Such is the world of Interviews With Monster Girls, a rather charming anime released earlier this year.

Our hero, Tetsuo Takahashi, is a biology teacher at Shibasaki High School, where human students are living alongside recently discovered demi-humans (usually referred to as demis).


It just so happens that Tetsuo has a real affinity for demis, and as a biologist wants to know more about them. So who better to give scientific answers than teenagers who probably don’t really know where they fit in the world, right?

Luckily for Tetsuo, there’s a whole host of perfect interview candidates at Shibasaki. We first encounter Hikari Takanashi, a lively vampire easily identified by her shock of blond hair and mischievous attitude.


She is soon joined by Kyoko Machi, a shy red-headed dullahan…


…and Yuki Kusakabe, a snow woman, the extent of whose ice powers is that her sweat freezes when she’s nervous.


There’s also a non-student demi, Sakie Satou, the most powerful succubus in Japan who also happens to be a math teacher.


Together, our hero and heroines seek a better understanding of demis for the betterment of all. Isn’t idle curiosity grand?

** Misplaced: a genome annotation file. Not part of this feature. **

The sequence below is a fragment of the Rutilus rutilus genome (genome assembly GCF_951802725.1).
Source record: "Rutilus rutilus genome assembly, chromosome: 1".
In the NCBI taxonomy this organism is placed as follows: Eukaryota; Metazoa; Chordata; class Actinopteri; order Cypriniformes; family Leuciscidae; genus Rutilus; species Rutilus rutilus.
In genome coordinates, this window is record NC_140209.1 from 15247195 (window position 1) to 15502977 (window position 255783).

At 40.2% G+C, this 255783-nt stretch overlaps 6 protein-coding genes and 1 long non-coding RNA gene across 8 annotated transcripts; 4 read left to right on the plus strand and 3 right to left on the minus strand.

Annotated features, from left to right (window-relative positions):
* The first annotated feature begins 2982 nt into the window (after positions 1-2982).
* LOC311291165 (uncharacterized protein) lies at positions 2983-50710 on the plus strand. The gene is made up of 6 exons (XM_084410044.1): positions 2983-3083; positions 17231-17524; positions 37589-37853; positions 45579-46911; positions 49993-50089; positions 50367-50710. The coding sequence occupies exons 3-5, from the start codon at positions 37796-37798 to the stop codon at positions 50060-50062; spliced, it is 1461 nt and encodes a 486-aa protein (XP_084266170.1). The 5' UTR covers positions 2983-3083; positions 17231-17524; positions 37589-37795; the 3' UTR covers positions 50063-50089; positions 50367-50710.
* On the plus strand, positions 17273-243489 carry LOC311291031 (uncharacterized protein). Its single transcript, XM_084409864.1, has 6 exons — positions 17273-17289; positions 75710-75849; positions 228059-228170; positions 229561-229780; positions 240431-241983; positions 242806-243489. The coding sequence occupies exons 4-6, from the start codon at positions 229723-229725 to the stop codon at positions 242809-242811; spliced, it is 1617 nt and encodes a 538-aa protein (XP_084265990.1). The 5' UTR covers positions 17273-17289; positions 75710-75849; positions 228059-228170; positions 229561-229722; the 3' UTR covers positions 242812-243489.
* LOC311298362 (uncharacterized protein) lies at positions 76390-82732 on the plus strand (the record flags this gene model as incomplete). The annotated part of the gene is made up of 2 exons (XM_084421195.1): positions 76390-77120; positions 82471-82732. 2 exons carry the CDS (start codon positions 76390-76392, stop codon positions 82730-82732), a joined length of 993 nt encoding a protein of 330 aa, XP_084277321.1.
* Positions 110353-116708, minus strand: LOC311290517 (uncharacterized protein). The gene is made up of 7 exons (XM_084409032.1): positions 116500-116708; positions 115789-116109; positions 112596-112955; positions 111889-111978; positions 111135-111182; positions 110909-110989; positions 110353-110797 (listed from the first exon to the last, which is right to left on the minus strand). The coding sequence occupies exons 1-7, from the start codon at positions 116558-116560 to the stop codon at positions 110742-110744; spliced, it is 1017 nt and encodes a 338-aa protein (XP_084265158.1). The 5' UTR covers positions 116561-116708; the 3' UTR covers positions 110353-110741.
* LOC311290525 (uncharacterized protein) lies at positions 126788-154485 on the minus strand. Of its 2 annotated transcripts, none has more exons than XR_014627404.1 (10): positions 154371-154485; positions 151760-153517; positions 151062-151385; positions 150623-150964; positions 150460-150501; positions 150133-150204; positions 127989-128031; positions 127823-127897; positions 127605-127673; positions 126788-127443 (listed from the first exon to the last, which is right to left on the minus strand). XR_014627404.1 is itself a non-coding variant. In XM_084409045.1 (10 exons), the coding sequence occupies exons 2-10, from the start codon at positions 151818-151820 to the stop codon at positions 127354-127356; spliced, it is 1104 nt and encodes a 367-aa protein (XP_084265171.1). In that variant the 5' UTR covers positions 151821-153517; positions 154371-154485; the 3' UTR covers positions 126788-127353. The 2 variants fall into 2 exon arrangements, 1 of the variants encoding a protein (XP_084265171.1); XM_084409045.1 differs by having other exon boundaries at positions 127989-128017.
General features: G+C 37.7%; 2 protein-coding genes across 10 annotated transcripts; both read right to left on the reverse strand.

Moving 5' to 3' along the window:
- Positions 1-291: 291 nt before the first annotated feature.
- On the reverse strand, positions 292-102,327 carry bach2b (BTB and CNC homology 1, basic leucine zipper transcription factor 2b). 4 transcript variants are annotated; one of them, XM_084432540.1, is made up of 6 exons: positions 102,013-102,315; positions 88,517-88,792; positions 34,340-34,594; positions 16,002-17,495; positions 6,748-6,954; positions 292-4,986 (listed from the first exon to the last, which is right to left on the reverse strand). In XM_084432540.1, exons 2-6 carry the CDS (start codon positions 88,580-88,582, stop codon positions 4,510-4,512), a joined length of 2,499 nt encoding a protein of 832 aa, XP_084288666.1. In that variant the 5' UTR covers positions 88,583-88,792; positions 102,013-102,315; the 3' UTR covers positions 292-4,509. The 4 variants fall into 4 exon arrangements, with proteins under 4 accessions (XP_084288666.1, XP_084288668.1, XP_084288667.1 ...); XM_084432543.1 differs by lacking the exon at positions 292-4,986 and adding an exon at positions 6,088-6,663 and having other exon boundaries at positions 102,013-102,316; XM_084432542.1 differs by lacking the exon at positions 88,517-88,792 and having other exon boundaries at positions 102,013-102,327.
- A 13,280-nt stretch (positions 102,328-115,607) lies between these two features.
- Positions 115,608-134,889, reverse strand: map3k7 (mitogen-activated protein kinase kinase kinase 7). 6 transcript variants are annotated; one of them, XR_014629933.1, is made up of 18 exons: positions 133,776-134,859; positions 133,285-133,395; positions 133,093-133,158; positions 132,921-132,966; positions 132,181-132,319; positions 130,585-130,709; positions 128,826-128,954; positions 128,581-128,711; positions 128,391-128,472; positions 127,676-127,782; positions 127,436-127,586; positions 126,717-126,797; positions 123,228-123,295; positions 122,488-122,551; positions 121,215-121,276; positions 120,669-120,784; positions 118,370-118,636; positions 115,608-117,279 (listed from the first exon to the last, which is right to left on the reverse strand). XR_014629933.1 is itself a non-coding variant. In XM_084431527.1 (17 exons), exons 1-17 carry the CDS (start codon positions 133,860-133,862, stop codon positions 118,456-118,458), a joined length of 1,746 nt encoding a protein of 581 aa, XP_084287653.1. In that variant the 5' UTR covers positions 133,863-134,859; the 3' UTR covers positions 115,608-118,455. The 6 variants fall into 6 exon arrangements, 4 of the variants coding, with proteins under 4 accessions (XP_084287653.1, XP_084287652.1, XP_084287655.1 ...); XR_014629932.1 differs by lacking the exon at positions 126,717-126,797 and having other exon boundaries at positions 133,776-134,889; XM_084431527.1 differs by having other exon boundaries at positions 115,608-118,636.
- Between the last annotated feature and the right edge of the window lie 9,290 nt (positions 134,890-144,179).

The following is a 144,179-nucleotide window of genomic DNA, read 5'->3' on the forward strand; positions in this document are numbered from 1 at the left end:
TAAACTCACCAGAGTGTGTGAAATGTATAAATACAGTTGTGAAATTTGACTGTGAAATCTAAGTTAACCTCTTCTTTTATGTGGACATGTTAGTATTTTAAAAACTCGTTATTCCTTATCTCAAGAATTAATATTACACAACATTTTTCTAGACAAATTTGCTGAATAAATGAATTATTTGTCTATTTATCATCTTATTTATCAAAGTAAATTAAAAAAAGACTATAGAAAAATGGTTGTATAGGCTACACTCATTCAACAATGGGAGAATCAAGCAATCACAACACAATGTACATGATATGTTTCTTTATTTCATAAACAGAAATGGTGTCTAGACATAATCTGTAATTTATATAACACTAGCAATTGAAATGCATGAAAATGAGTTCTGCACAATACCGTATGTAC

One of the best things for me about the series, aside from the absolutely wonderful artwork and animation, is the focus on the science of the demi-humans. Light as the overall tone may be, there are many questions that arise when using them as a plot device. How does a dullahan eat? Do vampires really hate garlic? How can Sakie possibly be so adorable? Who IS Best Girl???


All. The answer is all.

The series is so pure and innocent it’s practically an anomaly in the grand crazy world of anime. The animation and art remind me of modern anime movies, with soft warm colours and bright, airy exchanges between characters.


Even the swimsuit episode was innocent, which shows a huge amount of restraint.